Microsoft Windows 10 upgrade will not be free any more: What you need to know?
Microsoft fans across the world had never had this good. Its best OS version till date namely Microsoft Windows 10 came free of cost instead of any price tag for users of older versions. Millions and millions of users of older versions including Windows 7 and Windows 8 got it all for free.
Nonetheless, as everything good, this free offer too is coming to an end pretty soon. Some people were expecting that the Redmond based Microsoft will extend the free Windows 10 upgrade for the existing users, but this was a wishful thinking.
Microsoft has announced without any ambiguity that it is removing the option of free upgrade to the best ever Windows version for the existing users. While a large number of people have already availed the option of free upgrade, there are many more who haven’t been able to do it due to either their love for the existing version or lethargy.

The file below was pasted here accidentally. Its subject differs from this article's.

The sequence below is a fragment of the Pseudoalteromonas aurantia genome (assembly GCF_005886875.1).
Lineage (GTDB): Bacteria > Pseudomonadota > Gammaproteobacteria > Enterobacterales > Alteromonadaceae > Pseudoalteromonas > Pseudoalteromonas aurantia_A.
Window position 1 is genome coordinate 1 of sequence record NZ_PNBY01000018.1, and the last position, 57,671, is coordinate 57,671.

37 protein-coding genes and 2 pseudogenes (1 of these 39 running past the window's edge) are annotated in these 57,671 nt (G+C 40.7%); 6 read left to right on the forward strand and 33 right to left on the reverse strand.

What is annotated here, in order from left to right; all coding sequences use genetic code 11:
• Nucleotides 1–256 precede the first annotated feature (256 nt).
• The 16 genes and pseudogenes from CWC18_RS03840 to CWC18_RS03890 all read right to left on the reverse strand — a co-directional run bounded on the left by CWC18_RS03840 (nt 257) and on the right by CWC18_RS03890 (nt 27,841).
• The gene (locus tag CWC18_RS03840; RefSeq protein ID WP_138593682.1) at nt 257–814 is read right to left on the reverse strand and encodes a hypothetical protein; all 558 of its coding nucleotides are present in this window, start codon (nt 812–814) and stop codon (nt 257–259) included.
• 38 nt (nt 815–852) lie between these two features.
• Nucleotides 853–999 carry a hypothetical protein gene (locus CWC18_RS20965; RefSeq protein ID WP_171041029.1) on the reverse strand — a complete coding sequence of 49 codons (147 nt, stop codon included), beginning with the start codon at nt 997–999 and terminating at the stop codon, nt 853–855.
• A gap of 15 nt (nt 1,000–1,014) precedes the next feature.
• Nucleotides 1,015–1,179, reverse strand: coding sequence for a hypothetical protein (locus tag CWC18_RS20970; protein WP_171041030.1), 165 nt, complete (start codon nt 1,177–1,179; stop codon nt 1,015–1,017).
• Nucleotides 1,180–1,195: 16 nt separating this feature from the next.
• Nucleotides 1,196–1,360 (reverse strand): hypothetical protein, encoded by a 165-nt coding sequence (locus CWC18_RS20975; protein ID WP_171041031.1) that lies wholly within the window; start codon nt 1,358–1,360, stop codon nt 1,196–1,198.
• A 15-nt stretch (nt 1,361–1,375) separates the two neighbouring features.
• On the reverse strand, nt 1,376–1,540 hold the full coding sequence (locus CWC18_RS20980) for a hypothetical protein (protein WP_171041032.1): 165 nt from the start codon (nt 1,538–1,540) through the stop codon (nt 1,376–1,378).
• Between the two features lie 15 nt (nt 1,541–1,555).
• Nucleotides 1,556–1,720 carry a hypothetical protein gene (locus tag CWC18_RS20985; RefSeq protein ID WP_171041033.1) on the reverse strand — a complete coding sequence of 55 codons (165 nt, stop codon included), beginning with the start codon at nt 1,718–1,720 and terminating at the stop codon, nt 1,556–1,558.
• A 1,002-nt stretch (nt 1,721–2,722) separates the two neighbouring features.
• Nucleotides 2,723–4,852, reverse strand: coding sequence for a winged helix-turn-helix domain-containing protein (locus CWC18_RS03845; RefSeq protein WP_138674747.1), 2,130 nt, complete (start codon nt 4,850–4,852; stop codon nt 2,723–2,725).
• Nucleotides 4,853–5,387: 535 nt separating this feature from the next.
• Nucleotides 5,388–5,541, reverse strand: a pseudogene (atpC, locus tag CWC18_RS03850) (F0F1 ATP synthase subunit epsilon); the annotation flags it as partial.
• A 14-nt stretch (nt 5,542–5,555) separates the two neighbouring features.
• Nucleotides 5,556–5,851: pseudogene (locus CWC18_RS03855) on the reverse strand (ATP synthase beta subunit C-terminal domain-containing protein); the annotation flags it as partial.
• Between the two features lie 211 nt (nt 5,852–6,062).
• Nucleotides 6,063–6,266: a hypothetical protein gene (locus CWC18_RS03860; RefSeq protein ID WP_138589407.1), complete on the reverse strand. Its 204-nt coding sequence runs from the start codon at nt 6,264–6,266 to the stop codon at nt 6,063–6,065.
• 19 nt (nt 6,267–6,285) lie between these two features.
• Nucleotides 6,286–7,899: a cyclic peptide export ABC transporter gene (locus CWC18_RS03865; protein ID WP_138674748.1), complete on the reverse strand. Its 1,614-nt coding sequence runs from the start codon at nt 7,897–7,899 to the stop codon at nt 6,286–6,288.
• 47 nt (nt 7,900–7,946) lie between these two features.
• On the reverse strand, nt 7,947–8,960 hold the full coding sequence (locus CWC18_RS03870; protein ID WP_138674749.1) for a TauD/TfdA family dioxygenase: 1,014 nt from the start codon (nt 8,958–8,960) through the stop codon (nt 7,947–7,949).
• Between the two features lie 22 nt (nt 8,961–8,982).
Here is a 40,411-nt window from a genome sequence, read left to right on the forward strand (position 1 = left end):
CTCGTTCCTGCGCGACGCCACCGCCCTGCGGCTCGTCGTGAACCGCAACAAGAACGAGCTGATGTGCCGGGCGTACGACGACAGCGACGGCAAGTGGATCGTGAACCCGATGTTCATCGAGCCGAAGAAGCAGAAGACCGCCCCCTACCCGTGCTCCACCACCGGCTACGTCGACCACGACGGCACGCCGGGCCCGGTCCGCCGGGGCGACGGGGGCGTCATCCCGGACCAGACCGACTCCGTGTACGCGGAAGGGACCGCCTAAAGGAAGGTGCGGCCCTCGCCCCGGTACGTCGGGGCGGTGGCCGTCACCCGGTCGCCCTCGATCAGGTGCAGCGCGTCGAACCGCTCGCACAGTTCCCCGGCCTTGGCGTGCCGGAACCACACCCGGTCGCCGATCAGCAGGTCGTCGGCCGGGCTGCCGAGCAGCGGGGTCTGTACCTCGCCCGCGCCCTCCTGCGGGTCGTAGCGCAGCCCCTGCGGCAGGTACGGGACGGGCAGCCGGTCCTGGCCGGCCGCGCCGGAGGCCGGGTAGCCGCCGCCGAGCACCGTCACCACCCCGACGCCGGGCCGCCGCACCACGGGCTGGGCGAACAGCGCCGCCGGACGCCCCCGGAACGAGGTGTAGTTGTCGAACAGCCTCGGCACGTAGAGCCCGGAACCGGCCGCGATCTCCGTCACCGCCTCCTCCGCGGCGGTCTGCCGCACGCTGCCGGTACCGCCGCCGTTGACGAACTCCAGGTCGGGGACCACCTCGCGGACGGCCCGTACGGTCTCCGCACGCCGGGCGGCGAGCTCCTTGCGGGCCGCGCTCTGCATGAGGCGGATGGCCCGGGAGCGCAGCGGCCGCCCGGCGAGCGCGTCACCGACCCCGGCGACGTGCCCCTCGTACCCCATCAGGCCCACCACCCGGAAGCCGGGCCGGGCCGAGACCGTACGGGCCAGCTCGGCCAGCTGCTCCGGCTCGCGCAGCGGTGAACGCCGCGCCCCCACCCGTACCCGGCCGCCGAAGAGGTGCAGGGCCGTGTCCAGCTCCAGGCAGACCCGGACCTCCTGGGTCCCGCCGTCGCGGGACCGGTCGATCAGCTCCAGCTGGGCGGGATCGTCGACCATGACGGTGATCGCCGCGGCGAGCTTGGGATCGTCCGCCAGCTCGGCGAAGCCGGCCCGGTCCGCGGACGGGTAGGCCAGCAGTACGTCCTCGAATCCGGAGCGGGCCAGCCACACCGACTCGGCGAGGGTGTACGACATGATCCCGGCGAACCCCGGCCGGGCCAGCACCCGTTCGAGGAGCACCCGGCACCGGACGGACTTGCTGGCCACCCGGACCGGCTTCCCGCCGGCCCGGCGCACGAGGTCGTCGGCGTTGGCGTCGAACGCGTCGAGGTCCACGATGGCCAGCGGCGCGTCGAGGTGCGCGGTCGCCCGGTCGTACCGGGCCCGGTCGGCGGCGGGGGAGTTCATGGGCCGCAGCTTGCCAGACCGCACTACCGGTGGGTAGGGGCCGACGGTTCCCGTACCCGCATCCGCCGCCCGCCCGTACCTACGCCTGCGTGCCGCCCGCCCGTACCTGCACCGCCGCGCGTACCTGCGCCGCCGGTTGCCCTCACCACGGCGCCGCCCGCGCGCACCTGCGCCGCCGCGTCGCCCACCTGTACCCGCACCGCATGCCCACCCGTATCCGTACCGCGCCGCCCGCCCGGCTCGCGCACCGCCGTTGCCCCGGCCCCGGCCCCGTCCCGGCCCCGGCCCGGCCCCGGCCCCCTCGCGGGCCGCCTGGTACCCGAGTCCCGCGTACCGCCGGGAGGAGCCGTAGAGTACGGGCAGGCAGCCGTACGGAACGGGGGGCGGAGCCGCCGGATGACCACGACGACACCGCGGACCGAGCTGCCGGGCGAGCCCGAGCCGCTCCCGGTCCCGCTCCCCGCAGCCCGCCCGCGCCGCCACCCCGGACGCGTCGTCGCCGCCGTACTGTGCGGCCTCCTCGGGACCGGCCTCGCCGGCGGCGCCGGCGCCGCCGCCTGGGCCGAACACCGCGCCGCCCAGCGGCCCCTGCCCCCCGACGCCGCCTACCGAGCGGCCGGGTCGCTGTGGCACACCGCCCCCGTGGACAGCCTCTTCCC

In the meantime there are some signs of anxiety among Microsoft Windows fans. The anxiety has been caused due to a serious warning about the OS. The warnings come directly from France’s National Data Protection Commission (CNIL) which has accused Microsoft of using Windows 10 for “collecting excessive data and tracking browsing by users without their consent”.
The CNIL has accused the software major of collecting “irrelevant or excessive data”. It has also said that the company does not have “satisfactory measures to ensure the security and confidentiality of user data”. Besides the CNIL has also said that Microsoft does not abide by the European Union’s ‘Safe Habour’ rules because it stores user data outside their home country without consent.
This has forced the tech major to release a formal statement in this regard. David Heiner, a Microsoft Vice President in a statement said that the company “will release an updated privacy statement next month”. The statement went on to add that the tech giant “will work closely with the CNIL over the next few months to understand the agency’s concerns fully and to work toward solutions that it will find acceptable.”